Wed August 21, 2013
Scott Suder To Leave Assembly For Job With Walker Administration
Assembly Majority Leader Scott Suder, R-Abbotsford, is leaving the legislature for a job in Gov. Scott Walker's administration.
Suder was the number two lawmaker in the Wisconsin Assembly during one of the most tumultuous sessions in state history. But before that, he had about a dozen years of experience as a rank-and-file lawmaker. Suder was a bit of a verbal bomb thrower, attacking Democrats on issues like food stamps in 2007: “Deadbeat parents will be laughing all the way to the grocery store on this one.”
Suder's own agenda included a lot of tough-on-crime bills. In 2005, he pushed for a law that required a 25-year minimum sentence for sexual predators. At the time, he said “If you're sexual predator, after we pass this legislation, Wisconsin is going to be your worst nightmare and that's the way it should be.”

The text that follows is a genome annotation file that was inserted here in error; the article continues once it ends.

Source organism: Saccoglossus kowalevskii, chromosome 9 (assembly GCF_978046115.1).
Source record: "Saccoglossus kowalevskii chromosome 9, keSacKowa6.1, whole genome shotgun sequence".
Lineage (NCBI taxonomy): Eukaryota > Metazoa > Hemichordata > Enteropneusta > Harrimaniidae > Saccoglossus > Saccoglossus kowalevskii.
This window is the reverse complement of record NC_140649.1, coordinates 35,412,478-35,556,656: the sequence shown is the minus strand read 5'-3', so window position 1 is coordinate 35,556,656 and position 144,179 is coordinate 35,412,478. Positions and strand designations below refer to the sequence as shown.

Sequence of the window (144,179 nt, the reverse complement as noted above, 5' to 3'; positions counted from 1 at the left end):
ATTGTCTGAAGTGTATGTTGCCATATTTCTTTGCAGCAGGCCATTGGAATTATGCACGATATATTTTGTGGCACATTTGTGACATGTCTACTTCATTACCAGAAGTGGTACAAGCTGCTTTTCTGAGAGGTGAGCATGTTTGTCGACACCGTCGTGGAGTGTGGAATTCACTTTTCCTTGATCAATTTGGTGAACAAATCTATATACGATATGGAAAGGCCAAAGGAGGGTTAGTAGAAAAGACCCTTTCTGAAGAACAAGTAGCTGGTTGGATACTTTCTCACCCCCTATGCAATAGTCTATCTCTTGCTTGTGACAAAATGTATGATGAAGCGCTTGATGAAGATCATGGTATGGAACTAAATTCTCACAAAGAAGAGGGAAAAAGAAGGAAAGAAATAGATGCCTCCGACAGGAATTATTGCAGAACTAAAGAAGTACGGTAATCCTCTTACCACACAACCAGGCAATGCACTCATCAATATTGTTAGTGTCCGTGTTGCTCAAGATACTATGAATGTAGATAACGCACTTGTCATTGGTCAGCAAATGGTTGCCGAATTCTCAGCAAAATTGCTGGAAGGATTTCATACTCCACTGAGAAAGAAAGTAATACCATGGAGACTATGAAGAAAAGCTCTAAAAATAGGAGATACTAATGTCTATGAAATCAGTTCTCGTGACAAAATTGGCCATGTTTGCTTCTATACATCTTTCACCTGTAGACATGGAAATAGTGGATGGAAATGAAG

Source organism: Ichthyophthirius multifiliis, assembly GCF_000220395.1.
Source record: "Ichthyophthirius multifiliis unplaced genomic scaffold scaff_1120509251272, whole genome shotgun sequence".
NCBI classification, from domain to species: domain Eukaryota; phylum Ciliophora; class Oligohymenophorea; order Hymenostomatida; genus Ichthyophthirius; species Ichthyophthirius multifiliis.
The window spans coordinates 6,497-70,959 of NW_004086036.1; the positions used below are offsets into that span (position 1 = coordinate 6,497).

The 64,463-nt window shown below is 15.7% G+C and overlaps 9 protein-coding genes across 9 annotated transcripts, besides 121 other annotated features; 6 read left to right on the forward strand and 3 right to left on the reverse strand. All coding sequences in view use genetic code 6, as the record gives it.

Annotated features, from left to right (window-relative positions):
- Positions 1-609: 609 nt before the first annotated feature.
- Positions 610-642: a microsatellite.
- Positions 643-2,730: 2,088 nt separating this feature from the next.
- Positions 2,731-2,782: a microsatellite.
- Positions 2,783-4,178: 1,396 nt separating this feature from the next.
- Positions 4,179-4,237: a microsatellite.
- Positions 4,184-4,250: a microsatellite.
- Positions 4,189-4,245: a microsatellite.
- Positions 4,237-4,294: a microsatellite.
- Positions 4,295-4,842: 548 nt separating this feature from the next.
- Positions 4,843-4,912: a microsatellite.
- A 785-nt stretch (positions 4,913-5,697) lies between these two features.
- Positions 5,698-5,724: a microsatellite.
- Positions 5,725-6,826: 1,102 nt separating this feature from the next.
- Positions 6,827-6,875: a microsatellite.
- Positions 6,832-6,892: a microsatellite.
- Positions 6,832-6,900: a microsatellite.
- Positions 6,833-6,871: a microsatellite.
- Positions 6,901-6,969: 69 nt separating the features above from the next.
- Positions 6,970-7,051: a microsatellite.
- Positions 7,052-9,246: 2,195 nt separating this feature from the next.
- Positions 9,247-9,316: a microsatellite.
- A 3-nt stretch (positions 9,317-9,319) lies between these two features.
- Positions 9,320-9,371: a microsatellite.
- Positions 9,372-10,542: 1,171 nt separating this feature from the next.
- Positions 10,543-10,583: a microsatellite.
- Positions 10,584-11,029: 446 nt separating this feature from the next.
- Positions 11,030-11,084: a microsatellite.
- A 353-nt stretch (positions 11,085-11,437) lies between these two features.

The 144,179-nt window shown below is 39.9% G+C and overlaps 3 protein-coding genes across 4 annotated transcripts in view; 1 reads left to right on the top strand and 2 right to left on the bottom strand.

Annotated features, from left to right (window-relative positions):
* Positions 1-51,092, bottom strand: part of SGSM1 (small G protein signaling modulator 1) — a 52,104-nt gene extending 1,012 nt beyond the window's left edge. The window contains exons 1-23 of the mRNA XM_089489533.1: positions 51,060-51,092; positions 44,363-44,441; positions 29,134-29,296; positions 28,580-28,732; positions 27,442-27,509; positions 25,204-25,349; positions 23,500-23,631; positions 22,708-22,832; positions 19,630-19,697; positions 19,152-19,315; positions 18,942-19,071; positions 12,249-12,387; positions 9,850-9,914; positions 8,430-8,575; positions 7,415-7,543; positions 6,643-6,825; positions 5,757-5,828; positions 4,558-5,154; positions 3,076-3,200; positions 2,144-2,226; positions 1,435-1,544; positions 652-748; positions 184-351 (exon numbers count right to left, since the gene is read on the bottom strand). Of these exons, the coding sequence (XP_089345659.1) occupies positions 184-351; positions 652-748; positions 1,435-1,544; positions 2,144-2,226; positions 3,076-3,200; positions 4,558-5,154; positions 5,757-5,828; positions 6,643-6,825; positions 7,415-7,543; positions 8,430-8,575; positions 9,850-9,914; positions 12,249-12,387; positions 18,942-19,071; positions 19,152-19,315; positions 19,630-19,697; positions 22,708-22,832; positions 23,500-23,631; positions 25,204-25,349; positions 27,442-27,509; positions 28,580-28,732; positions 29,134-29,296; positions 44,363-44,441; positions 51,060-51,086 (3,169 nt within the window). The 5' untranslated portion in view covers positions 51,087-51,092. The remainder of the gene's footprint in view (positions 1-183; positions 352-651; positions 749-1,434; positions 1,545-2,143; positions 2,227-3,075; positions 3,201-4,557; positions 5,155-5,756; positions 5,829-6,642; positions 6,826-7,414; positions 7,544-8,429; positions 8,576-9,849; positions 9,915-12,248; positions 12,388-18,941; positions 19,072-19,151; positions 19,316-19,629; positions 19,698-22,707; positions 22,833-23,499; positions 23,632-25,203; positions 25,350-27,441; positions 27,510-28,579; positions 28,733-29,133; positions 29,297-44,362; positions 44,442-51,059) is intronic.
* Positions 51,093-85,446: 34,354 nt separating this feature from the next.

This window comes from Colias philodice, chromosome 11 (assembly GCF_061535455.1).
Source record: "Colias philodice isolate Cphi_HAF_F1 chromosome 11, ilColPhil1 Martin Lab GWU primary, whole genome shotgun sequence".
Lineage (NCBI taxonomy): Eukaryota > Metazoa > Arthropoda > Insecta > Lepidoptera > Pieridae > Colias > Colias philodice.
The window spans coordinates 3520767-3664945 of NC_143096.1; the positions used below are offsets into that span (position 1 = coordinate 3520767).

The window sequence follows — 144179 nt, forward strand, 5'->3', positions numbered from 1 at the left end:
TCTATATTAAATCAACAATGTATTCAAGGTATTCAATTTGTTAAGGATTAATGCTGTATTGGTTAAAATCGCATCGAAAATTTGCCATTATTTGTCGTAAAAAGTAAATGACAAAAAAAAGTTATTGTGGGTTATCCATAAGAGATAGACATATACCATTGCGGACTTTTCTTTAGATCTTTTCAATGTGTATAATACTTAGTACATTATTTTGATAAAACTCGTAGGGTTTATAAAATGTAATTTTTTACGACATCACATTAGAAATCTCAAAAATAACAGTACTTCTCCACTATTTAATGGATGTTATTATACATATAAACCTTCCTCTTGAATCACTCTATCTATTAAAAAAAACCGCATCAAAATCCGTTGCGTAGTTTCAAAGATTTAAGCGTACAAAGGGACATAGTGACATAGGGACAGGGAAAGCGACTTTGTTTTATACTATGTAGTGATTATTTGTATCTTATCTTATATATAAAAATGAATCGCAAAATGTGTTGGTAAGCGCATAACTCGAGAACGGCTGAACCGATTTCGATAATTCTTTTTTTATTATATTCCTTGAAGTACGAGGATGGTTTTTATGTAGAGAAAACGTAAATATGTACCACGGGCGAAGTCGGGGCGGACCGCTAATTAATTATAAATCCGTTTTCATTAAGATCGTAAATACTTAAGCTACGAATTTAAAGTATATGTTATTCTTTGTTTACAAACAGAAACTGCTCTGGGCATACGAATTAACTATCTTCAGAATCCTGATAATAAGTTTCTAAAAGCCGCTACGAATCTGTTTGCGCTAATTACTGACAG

Despite a sometimes combative style, Suder could work with Democrats. In 2007, he negotiated a corrections budget compromise with Mark Pocan, who is now a U.S. representative for Wisconsin.
“Really there hasn't been, from my perspective, this much agreement from two people with different philosophies since Reagan met Gorbachev in Reykjavik,” he said.
Suder leaves the legislature for a job in the Public Service Commission (PSC), where he'll see familiar faces: Two of the three PSC commissioners there previously served or worked in the Assembly Republican caucus. Already, Rep. Dean Knudson, R-Hudson, and Speaker Pro Tem Bill Kramer, R-Waukesha, were campaigning to replace Suder as Majority Leader.